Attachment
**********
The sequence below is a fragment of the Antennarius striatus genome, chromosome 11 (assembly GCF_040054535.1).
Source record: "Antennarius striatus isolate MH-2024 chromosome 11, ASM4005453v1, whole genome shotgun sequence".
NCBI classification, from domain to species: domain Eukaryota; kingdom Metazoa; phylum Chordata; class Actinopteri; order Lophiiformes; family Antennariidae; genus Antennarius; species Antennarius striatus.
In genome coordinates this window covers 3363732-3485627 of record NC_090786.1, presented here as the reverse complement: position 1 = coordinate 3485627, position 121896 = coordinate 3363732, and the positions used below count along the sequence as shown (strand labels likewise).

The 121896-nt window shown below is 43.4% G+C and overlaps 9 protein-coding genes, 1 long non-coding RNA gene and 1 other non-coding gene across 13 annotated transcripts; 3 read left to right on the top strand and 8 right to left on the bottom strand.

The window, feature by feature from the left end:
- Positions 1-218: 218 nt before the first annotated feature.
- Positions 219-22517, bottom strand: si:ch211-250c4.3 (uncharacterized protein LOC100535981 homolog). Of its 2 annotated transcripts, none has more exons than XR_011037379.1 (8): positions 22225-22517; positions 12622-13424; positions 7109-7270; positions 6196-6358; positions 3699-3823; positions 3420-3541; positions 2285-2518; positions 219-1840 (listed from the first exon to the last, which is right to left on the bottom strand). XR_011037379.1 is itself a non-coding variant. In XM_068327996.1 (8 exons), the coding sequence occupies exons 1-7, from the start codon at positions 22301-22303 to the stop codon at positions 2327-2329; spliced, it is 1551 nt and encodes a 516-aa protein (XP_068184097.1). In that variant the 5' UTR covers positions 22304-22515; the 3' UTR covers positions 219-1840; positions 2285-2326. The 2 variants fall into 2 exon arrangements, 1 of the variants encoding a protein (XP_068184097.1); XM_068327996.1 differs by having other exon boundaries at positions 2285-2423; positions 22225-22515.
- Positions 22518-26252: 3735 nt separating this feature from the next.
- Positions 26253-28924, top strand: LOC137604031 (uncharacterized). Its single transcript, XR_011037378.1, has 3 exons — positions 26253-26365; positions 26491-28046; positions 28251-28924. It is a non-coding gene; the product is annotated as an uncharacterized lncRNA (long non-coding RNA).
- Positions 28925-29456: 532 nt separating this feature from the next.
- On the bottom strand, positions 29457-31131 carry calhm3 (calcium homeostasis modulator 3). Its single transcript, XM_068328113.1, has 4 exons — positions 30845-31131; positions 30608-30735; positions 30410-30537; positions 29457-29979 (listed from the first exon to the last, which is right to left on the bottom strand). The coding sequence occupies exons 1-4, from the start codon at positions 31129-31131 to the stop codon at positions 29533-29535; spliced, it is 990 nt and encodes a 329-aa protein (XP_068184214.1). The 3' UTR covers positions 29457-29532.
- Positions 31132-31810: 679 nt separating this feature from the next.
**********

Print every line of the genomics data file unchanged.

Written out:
The sequence below is a fragment of the Antennarius striatus genome, chromosome 11 (assembly GCF_040054535.1).
Source record: "Antennarius striatus isolate MH-2024 chromosome 11, ASM4005453v1, whole genome shotgun sequence".
NCBI classification, from domain to species: domain Eukaryota; kingdom Metazoa; phylum Chordata; class Actinopteri; order Lophiiformes; family Antennariidae; genus Antennarius; species Antennarius striatus.
In genome coordinates this window covers 3363732-3485627 of record NC_090786.1, presented here as the reverse complement: position 1 = coordinate 3485627, position 121896 = coordinate 3363732, and the positions used below count along the sequence as shown (strand labels likewise).

The 121896-nt window shown below is 43.4% G+C and overlaps 9 protein-coding genes, 1 long non-coding RNA gene and 1 other non-coding gene across 13 annotated transcripts; 3 read left to right on the top strand and 8 right to left on the bottom strand.

The window, feature by feature from the left end:
- Positions 1-218: 218 nt before the first annotated feature.
- Positions 219-22517, bottom strand: si:ch211-250c4.3 (uncharacterized protein LOC100535981 homolog). Of its 2 annotated transcripts, none has more exons than XR_011037379.1 (8): positions 22225-22517; positions 12622-13424; positions 7109-7270; positions 6196-6358; positions 3699-3823; positions 3420-3541; positions 2285-2518; positions 219-1840 (listed from the first exon to the last, which is right to left on the bottom strand). XR_011037379.1 is itself a non-coding variant. In XM_068327996.1 (8 exons), the coding sequence occupies exons 1-7, from the start codon at positions 22301-22303 to the stop codon at positions 2327-2329; spliced, it is 1551 nt and encodes a 516-aa protein (XP_068184097.1). In that variant the 5' UTR covers positions 22304-22515; the 3' UTR covers positions 219-1840; positions 2285-2326. The 2 variants fall into 2 exon arrangements, 1 of the variants encoding a protein (XP_068184097.1); XM_068327996.1 differs by having other exon boundaries at positions 2285-2423; positions 22225-22515.
- Positions 22518-26252: 3735 nt separating this feature from the next.
- Positions 26253-28924, top strand: LOC137604031 (uncharacterized). Its single transcript, XR_011037378.1, has 3 exons — positions 26253-26365; positions 26491-28046; positions 28251-28924. It is a non-coding gene; the product is annotated as an uncharacterized lncRNA (long non-coding RNA).
- Positions 28925-29456: 532 nt separating this feature from the next.
- On the bottom strand, positions 29457-31131 carry calhm3 (calcium homeostasis modulator 3). Its single transcript, XM_068328113.1, has 4 exons — positions 30845-31131; positions 30608-30735; positions 30410-30537; positions 29457-29979 (listed from the first exon to the last, which is right to left on the bottom strand). The coding sequence occupies exons 1-4, from the start codon at positions 31129-31131 to the stop codon at positions 29533-29535; spliced, it is 990 nt and encodes a 329-aa protein (XP_068184214.1). The 3' UTR covers positions 29457-29532.
- Positions 31132-31810: 679 nt separating this feature from the next.